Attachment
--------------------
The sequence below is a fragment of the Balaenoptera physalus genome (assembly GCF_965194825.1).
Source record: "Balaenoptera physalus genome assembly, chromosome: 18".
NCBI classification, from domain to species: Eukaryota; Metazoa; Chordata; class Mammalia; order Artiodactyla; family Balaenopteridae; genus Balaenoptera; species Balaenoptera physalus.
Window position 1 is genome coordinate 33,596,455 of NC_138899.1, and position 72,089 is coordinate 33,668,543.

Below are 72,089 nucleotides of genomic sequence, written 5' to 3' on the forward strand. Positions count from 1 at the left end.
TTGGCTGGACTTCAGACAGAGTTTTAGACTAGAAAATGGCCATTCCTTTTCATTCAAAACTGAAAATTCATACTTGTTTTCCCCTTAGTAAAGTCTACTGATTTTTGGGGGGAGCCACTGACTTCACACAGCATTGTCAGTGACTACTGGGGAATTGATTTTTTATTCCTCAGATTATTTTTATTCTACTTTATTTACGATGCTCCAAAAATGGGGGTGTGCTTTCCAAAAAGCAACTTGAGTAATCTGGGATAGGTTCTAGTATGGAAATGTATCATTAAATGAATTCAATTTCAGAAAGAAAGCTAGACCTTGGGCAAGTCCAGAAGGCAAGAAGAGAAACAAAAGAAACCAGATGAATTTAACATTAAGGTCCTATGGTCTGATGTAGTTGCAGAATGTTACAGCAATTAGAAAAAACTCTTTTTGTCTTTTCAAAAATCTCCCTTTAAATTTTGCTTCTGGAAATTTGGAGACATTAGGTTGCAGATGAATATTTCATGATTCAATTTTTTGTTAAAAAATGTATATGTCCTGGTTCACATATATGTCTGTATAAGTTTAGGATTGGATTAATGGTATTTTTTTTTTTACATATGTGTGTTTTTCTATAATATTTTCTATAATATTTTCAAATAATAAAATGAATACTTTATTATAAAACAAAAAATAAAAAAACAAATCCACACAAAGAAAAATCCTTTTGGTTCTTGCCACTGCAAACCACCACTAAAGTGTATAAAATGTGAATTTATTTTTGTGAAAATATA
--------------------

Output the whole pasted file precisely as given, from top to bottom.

The sequence below is a fragment of the Balaenoptera physalus genome (assembly GCF_965194825.1).
Source record: "Balaenoptera physalus genome assembly, chromosome: 18".
NCBI classification, from domain to species: Eukaryota; Metazoa; Chordata; class Mammalia; order Artiodactyla; family Balaenopteridae; genus Balaenoptera; species Balaenoptera physalus.
Window position 1 is genome coordinate 33,596,455 of NC_138899.1, and position 72,089 is coordinate 33,668,543.

Below are 72,089 nucleotides of genomic sequence, written 5' to 3' on the forward strand. Positions count from 1 at the left end.
TTGGCTGGACTTCAGACAGAGTTTTAGACTAGAAAATGGCCATTCCTTTTCATTCAAAACTGAAAATTCATACTTGTTTTCCCCTTAGTAAAGTCTACTGATTTTTGGGGGGAGCCACTGACTTCACACAGCATTGTCAGTGACTACTGGGGAATTGATTTTTTATTCCTCAGATTATTTTTATTCTACTTTATTTACGATGCTCCAAAAATGGGGGTGTGCTTTCCAAAAAGCAACTTGAGTAATCTGGGATAGGTTCTAGTATGGAAATGTATCATTAAATGAATTCAATTTCAGAAAGAAAGCTAGACCTTGGGCAAGTCCAGAAGGCAAGAAGAGAAACAAAAGAAACCAGATGAATTTAACATTAAGGTCCTATGGTCTGATGTAGTTGCAGAATGTTACAGCAATTAGAAAAAACTCTTTTTGTCTTTTCAAAAATCTCCCTTTAAATTTTGCTTCTGGAAATTTGGAGACATTAGGTTGCAGATGAATATTTCATGATTCAATTTTTTGTTAAAAAATGTATATGTCCTGGTTCACATATATGTCTGTATAAGTTTAGGATTGGATTAATGGTATTTTTTTTTTTACATATGTGTGTTTTTCTATAATATTTTCTATAATATTTTCAAATAATAAAATGAATACTTTATTATAAAACAAAAAATAAAAAAACAAATCCACACAAAGAAAAATCCTTTTGGTTCTTGCCACTGCAAACCACCACTAAAGTGTATAAAATGTGAATTTATTTTTGTGAAAATATA